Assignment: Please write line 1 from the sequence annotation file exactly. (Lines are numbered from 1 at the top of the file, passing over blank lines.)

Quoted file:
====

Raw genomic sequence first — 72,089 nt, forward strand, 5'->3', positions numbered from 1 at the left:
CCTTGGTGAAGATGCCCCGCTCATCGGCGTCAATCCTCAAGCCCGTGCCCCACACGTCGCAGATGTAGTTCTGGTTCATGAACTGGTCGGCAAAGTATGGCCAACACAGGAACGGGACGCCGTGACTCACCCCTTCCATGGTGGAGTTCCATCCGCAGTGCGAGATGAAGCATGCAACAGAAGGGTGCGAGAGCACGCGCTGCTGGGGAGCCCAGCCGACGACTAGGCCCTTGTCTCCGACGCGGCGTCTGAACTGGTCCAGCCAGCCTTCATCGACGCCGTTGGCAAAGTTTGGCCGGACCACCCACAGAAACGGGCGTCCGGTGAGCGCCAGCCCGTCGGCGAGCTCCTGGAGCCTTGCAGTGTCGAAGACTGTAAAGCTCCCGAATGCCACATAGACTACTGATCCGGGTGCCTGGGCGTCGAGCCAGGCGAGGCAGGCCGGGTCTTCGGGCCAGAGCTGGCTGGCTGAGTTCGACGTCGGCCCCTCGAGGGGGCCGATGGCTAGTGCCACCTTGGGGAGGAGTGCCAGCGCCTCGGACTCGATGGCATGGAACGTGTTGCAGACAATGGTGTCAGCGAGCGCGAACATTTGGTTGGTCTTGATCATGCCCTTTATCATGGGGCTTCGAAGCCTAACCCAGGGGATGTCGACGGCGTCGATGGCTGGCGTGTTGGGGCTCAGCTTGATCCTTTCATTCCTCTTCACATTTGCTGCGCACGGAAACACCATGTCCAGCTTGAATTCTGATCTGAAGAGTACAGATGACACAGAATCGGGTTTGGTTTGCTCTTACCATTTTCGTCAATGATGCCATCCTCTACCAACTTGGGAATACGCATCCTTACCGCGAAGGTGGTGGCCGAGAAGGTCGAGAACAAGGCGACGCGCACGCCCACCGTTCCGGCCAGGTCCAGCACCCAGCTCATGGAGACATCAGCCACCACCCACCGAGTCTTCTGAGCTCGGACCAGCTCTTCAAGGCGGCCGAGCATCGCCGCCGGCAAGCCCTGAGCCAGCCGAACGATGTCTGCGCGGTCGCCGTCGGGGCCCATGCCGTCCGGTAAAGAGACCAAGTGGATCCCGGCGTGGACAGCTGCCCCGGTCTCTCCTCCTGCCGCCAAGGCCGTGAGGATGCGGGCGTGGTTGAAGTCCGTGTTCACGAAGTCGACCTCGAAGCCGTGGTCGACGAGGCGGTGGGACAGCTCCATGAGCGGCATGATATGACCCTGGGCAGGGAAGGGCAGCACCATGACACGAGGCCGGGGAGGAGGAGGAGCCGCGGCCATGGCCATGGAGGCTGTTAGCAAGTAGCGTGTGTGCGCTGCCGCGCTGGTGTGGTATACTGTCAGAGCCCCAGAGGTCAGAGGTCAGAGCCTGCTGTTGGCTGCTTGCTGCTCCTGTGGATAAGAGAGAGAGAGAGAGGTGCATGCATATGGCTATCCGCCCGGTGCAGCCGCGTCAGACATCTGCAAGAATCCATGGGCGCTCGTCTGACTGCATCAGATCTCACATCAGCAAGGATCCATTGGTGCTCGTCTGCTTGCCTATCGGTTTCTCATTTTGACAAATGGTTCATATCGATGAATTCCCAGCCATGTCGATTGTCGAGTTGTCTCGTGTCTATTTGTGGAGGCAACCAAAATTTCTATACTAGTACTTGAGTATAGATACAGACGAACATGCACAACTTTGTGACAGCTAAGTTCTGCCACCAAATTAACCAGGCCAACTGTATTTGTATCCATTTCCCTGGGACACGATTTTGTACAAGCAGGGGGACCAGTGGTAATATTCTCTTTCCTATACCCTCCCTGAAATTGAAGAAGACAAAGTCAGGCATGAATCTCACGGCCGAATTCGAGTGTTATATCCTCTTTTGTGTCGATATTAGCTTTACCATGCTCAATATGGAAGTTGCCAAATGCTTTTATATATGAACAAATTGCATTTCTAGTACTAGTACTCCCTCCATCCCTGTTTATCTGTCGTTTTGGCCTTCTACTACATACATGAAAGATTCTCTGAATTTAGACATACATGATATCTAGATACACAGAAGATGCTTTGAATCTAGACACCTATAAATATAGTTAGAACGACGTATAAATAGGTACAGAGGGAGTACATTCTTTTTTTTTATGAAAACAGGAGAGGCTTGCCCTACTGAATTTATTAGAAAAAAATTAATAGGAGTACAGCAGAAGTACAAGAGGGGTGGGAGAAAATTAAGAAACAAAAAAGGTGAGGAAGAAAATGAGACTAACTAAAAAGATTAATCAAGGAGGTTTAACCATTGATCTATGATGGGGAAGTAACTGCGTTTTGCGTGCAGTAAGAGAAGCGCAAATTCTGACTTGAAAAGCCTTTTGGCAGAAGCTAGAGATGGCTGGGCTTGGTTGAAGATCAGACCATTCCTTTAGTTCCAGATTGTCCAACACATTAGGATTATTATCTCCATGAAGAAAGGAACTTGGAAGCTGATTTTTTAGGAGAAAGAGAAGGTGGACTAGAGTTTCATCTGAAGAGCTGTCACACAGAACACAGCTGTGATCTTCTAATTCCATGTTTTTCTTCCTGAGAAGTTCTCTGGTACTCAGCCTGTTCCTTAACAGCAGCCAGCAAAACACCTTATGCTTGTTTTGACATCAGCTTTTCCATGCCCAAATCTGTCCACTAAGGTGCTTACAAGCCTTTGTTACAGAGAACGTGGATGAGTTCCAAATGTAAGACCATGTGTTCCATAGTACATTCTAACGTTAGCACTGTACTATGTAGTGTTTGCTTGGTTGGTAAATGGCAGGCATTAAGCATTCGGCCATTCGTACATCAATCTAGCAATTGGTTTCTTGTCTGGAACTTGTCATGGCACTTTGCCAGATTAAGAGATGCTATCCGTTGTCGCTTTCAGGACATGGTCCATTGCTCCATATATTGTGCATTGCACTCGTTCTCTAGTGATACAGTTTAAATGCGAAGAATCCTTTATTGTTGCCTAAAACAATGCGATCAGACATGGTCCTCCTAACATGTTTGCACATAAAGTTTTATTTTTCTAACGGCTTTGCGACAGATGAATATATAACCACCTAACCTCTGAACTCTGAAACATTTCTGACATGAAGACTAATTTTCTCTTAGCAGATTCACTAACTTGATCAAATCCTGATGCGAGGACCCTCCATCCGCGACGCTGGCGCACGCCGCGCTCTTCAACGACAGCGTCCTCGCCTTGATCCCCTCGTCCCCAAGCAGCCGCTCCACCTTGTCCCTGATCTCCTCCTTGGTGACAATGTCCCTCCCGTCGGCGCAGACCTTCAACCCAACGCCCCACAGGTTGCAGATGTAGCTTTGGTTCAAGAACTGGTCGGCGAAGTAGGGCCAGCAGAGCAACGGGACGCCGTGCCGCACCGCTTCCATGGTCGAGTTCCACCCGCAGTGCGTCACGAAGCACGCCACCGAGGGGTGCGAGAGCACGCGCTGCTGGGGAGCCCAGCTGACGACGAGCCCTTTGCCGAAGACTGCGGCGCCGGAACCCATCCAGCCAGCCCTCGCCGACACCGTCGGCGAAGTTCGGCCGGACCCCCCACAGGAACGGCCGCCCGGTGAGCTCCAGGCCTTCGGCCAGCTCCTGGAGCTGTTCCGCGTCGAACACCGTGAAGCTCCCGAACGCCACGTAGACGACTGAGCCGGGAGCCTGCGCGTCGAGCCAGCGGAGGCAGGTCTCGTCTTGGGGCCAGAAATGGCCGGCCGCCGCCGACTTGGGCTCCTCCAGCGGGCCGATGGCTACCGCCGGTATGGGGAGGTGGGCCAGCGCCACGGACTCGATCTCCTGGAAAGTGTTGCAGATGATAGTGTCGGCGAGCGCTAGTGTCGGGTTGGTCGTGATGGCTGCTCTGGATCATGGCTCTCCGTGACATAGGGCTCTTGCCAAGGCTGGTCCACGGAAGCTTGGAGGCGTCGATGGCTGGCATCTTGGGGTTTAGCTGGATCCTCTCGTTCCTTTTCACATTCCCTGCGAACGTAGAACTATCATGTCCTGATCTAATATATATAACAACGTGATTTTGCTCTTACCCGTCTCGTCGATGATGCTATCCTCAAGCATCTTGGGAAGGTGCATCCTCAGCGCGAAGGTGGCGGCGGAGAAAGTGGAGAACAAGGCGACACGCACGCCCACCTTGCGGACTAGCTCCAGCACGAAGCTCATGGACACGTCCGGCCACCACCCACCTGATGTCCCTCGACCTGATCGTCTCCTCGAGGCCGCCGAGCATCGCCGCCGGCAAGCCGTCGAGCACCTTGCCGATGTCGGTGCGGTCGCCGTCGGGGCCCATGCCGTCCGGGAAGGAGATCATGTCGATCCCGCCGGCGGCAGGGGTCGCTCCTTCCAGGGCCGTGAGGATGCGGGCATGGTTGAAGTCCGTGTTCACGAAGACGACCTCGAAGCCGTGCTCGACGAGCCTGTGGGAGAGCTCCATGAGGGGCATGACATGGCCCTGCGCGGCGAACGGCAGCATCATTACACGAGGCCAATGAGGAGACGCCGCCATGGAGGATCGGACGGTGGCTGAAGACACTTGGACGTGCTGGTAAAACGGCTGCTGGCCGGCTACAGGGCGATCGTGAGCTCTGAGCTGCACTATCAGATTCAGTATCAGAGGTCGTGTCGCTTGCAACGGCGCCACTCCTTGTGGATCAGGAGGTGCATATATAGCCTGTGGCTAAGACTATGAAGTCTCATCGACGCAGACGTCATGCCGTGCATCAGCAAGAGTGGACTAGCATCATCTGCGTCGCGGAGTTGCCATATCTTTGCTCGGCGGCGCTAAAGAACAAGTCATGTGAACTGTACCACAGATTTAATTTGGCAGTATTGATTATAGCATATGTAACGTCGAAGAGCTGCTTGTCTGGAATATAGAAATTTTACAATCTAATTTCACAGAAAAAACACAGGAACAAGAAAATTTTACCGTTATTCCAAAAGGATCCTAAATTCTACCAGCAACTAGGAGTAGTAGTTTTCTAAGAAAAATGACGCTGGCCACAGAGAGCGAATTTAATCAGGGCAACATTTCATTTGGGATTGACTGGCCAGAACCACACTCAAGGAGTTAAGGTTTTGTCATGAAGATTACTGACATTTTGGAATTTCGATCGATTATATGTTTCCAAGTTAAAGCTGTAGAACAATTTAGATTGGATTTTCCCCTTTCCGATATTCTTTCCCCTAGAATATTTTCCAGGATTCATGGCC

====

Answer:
Raw genomic sequence first — 72,089 nt, forward strand, 5'->3', positions numbered from 1 at the left: